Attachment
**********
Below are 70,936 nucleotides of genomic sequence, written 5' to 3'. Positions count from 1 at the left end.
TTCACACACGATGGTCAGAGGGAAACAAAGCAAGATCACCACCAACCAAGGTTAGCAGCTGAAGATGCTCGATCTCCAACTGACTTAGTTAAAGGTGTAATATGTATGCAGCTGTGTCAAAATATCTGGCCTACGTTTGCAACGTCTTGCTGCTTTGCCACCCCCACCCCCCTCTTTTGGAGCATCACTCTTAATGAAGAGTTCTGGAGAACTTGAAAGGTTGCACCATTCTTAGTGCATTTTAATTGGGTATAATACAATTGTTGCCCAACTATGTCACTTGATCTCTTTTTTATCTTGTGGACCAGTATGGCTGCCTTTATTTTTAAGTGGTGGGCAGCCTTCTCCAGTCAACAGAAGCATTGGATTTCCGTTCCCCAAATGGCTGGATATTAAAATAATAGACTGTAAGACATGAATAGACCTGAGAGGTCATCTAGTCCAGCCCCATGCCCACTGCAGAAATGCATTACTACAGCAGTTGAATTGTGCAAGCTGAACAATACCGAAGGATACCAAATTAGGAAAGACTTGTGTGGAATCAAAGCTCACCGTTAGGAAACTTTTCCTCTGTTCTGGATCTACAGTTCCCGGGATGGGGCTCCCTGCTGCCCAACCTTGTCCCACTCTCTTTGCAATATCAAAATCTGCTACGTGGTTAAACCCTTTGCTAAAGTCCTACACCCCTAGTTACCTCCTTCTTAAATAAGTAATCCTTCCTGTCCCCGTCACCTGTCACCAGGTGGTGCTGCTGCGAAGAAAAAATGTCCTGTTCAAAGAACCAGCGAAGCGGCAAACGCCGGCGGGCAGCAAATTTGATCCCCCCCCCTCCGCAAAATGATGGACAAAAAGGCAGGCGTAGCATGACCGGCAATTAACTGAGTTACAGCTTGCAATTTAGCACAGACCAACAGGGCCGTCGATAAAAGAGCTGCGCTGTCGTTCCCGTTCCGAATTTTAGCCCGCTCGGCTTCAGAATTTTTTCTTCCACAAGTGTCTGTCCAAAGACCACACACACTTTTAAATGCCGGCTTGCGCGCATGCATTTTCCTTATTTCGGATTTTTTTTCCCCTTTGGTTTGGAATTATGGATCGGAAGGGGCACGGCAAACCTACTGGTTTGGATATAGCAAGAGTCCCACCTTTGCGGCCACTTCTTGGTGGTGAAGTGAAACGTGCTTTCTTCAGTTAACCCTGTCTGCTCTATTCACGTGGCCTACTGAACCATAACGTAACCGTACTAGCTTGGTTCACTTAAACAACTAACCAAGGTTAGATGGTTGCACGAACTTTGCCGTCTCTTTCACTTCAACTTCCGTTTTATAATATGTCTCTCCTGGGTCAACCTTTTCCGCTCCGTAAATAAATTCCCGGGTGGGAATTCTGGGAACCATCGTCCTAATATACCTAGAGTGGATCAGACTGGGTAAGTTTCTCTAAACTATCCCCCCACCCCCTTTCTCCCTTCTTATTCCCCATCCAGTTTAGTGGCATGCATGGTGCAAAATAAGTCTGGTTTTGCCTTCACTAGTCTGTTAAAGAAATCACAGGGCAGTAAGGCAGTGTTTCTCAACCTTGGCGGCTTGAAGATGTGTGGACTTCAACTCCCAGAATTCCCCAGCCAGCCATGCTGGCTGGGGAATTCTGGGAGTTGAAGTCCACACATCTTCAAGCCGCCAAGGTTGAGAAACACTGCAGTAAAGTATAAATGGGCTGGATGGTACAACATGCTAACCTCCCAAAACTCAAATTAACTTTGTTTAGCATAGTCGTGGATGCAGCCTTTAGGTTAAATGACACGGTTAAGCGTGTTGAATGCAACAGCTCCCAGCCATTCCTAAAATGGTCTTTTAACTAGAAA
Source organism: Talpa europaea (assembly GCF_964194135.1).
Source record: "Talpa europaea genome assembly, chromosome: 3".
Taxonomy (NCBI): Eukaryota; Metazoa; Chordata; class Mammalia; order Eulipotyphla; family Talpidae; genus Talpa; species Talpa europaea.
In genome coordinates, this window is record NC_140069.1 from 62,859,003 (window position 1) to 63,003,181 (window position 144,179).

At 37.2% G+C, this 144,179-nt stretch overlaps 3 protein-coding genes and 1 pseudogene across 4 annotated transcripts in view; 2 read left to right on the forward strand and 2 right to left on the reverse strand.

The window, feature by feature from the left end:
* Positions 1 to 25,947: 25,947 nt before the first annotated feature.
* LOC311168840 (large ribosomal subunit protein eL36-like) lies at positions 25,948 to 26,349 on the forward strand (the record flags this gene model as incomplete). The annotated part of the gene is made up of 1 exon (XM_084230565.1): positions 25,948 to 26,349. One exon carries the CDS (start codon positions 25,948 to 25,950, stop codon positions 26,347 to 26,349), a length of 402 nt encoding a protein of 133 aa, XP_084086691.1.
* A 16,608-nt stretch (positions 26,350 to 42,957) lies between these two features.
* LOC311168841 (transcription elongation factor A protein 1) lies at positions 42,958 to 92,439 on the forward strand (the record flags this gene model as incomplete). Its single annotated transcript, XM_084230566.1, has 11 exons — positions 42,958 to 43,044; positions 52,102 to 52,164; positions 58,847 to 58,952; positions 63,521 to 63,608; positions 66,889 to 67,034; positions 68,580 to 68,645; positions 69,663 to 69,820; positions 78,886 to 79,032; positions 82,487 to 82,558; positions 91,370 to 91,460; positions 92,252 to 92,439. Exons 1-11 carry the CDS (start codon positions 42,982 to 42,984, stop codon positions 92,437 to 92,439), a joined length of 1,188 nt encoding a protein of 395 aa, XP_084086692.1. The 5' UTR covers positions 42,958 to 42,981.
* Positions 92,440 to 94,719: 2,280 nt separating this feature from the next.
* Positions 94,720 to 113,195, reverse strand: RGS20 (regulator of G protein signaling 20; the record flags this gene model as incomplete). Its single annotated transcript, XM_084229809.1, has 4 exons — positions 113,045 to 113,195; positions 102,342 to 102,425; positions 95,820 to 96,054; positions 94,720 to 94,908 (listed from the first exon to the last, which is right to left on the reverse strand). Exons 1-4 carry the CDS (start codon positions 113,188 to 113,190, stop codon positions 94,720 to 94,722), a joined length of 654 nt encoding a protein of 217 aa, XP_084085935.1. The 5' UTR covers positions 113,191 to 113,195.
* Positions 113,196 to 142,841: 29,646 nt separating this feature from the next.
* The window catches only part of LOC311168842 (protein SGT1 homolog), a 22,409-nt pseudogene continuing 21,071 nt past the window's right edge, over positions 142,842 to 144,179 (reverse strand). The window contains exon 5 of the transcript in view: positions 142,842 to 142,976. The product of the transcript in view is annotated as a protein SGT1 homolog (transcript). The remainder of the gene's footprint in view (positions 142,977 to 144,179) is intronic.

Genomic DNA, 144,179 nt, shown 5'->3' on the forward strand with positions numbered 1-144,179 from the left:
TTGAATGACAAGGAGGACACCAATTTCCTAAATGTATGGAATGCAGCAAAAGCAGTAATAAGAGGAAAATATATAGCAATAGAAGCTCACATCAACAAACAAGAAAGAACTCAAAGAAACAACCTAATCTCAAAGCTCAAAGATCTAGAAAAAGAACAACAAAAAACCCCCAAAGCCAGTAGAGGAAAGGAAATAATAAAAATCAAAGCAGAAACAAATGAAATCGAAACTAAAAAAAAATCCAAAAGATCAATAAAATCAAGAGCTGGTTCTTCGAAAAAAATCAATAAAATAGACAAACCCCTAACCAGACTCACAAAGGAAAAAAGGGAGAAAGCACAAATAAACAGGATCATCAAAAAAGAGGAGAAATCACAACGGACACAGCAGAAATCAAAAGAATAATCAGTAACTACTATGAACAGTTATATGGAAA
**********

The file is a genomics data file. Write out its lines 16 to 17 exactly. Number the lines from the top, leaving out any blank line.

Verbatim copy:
* The window catches only part of LOC311168842 (protein SGT1 homolog), a 22,409-nt pseudogene continuing 21,071 nt past the window's right edge, over positions 142,842 to 144,179 (reverse strand). The window contains exon 5 of the transcript in view: positions 142,842 to 142,976. The product of the transcript in view is annotated as a protein SGT1 homolog (transcript). The remainder of the gene's footprint in view (positions 142,977 to 144,179) is intronic.

Genomic DNA, 144,179 nt, shown 5'->3' on the forward strand with positions numbered 1-144,179 from the left: